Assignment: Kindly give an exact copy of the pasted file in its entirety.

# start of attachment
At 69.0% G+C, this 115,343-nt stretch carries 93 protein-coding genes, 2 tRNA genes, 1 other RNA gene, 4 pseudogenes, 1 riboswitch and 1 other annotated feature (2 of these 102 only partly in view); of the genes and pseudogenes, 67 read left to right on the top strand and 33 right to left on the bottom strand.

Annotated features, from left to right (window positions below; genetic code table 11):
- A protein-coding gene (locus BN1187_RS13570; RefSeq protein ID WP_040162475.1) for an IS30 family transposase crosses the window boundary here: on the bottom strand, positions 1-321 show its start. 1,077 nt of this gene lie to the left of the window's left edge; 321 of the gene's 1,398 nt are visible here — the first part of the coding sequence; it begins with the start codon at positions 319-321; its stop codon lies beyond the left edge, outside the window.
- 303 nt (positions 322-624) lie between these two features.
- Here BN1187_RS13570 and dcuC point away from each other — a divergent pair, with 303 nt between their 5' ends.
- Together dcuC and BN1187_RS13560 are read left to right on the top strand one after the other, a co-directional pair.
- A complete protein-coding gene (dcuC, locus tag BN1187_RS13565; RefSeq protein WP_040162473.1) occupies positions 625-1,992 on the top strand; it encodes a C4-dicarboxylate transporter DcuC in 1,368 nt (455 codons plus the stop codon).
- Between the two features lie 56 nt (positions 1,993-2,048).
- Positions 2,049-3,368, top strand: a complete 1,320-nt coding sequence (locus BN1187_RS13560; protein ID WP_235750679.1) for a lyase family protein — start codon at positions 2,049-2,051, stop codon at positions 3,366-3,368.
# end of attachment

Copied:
At 69.0% G+C, this 115,343-nt stretch carries 93 protein-coding genes, 2 tRNA genes, 1 other RNA gene, 4 pseudogenes, 1 riboswitch and 1 other annotated feature (2 of these 102 only partly in view); of the genes and pseudogenes, 67 read left to right on the top strand and 33 right to left on the bottom strand.

Annotated features, from left to right (window positions below; genetic code table 11):
- A protein-coding gene (locus BN1187_RS13570; RefSeq protein ID WP_040162475.1) for an IS30 family transposase crosses the window boundary here: on the bottom strand, positions 1-321 show its start. 1,077 nt of this gene lie to the left of the window's left edge; 321 of the gene's 1,398 nt are visible here — the first part of the coding sequence; it begins with the start codon at positions 319-321; its stop codon lies beyond the left edge, outside the window.
- 303 nt (positions 322-624) lie between these two features.
- Here BN1187_RS13570 and dcuC point away from each other — a divergent pair, with 303 nt between their 5' ends.
- Together dcuC and BN1187_RS13560 are read left to right on the top strand one after the other, a co-directional pair.
- A complete protein-coding gene (dcuC, locus tag BN1187_RS13565; RefSeq protein WP_040162473.1) occupies positions 625-1,992 on the top strand; it encodes a C4-dicarboxylate transporter DcuC in 1,368 nt (455 codons plus the stop codon).
- Between the two features lie 56 nt (positions 1,993-2,048).
- Positions 2,049-3,368, top strand: a complete 1,320-nt coding sequence (locus BN1187_RS13560; protein ID WP_235750679.1) for a lyase family protein — start codon at positions 2,049-2,051, stop codon at positions 3,366-3,368.